Posted on February 13, 2017 by Jenny Cromack

how to warm up correctly

Preparing our body for any type of physical activity could be argued for being the most important part of your training session. Unfortunately, warming up is commonly brushed to a side and replaced with immediate intense exercise, whether it be a set of heavy squats or interval training session. Completing a warm-up does not have to take up a lot of time and done properly will increase your performance in the proceeding session. So, how here is our guide about how to warm up correctly.

What Are The Key Benefits of Warming-up?

  1. Prevent injury
  2. Improve performance
  3. Get psychologically ready to train

A warm-up should be a vital part of all training sessions. Done correctly a warm-up should activate, mobilise and prepare (potentiate) the body and its skeletal muscle. This ultimately will increase flexibility, range of movement and switch on muscles ready for training, a warm-up will be an asset to your training, not a hindrance.

What should an ‘ideal’ warm-up should look like?

Just remember the acronym RAMP.


Simply raising heart rate and therefore blood flow around the body. A jog, star jump, skip, row or any other low intensity whole body activity is usually perfect for a ‘raise’. Spend no longer than 2 min doing this, you can mix and match the activity depending on what equipment or space is available.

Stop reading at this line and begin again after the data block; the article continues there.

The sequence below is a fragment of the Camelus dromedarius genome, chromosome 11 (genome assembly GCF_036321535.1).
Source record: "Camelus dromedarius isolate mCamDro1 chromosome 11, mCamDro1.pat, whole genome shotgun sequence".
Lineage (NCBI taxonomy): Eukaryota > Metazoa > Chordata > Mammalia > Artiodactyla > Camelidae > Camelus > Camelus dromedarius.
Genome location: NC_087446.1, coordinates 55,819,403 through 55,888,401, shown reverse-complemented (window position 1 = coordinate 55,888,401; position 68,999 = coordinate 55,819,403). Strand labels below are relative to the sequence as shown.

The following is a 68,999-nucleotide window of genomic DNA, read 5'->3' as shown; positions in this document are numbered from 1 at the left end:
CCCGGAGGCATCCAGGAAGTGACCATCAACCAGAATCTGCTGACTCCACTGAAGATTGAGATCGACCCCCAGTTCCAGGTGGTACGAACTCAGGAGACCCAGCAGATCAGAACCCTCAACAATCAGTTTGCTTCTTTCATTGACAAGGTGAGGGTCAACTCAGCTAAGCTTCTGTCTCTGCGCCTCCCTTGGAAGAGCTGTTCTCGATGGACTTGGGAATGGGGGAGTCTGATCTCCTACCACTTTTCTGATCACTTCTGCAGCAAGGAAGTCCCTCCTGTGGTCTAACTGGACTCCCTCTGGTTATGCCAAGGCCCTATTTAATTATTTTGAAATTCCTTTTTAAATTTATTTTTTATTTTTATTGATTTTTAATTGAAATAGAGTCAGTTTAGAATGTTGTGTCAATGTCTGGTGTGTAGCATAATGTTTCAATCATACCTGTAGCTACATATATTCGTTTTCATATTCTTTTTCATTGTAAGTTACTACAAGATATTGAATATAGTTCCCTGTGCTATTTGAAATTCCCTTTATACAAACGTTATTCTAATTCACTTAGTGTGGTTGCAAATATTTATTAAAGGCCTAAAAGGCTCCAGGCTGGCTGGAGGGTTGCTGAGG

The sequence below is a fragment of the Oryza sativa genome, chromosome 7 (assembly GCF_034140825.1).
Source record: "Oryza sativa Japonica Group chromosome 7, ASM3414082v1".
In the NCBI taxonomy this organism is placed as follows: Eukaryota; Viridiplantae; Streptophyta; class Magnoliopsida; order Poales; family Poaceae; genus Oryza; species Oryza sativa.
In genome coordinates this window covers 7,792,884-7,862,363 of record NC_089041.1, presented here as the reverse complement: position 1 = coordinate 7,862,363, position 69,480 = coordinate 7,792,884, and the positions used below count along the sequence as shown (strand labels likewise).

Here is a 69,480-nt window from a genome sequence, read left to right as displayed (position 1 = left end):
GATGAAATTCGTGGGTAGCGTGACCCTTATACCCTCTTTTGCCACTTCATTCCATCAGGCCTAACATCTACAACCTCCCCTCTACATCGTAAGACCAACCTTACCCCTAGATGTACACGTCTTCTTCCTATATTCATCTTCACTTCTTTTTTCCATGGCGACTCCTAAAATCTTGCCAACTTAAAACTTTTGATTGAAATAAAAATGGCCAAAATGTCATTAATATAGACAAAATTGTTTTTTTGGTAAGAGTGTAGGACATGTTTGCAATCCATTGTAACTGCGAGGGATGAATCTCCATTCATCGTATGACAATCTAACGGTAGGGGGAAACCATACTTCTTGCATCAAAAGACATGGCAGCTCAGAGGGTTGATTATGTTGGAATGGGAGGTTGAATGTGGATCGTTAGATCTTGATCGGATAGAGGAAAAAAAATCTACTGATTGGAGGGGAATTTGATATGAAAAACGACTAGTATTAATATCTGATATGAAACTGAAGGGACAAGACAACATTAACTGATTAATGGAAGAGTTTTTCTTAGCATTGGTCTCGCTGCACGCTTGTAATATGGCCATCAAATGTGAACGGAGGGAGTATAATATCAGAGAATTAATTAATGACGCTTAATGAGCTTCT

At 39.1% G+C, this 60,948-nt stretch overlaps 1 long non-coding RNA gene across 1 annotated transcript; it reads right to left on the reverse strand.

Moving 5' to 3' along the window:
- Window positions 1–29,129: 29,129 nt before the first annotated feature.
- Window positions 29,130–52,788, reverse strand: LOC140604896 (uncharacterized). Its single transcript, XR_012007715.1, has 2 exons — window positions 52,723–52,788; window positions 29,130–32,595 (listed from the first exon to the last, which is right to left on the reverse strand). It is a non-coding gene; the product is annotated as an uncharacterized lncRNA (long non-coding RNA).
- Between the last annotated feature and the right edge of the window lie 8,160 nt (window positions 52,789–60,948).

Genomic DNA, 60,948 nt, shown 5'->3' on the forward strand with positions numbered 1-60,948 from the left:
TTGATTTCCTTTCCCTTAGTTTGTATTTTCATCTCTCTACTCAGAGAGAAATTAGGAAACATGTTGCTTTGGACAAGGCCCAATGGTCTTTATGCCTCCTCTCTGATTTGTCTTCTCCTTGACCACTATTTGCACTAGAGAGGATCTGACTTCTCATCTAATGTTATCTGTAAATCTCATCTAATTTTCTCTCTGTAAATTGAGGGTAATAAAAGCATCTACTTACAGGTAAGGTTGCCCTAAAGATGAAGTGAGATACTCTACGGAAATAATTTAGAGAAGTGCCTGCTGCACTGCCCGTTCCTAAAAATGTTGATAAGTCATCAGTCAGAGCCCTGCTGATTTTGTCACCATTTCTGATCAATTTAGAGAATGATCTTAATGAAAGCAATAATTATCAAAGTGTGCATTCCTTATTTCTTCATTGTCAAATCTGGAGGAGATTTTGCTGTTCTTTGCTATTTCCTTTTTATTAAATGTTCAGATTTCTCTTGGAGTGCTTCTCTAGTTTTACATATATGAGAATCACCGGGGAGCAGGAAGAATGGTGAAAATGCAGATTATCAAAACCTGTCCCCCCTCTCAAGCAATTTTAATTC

This is ‘switching-on’ your muscles, your everyday activity may not use the muscles you are going to train so you will need to activate them. Example exercises for this are: Glute-bridge, lunge, squat, plank, TYW’s and MANY more. If you are unsure of any of these exercises, I would advise asking one of the motive8 Team. Aim to target each of the major muscle groups, so 4 to 5 different exercises will suffice.


Mobility before your training is a great way to increase flexibility and range of movement during your key lifts. Again if you are unsure on any exercises then just use the internet. T spine rotations, spiderman’s, leg through, hamstring walkouts and cat-camels are all great ways to mobilise the body.


A scientific way to incorporate jumping into the warm-up. Jumping from two legs and landing on two legs is a simple but good exercise, variations of this include single leg alternatives.

What About Foam Rolling?

Research has suggested that the best use for foam rolling is combining rolling with stretching. Mohr, Long & Goad (2014) found that when participants foam rolled and stretched it increased the range of movement more than when participants only stretch or only foam rolled.

The following is a warm-up protocol that I would advise any of my personal training clients to do prior to any training session. Complete 10 repetitions of everything (if single leg or arm then complete 10 in total, 5 each side), apart from the jump and land, where 3-5 reps will be sufficient.


  1. Foam roll any tight/specific areas of soreness and discomfort
  2. T-spine rotations (Mobilising the thoracic spine)
  3. Glute bridge (Activating the glutes)
  4. Hamstring bridge (Activating the hamstrings)
  5. Hamstring lifts (Mobilising the hamstrings)
  6. Spiderman’s (Mobilising the hip flexor, groin and shoulder)
  7. Reverse Nordics (Activating the quadriceps)
  8. BW squat with pause at the bottom (Mobilising and activating the lower extremity at multiple joints)
  9. Lunge w/OH reach (Mobilising and activating at multiple joints)
  10. Jump and land softly (potentiating the lower extremity).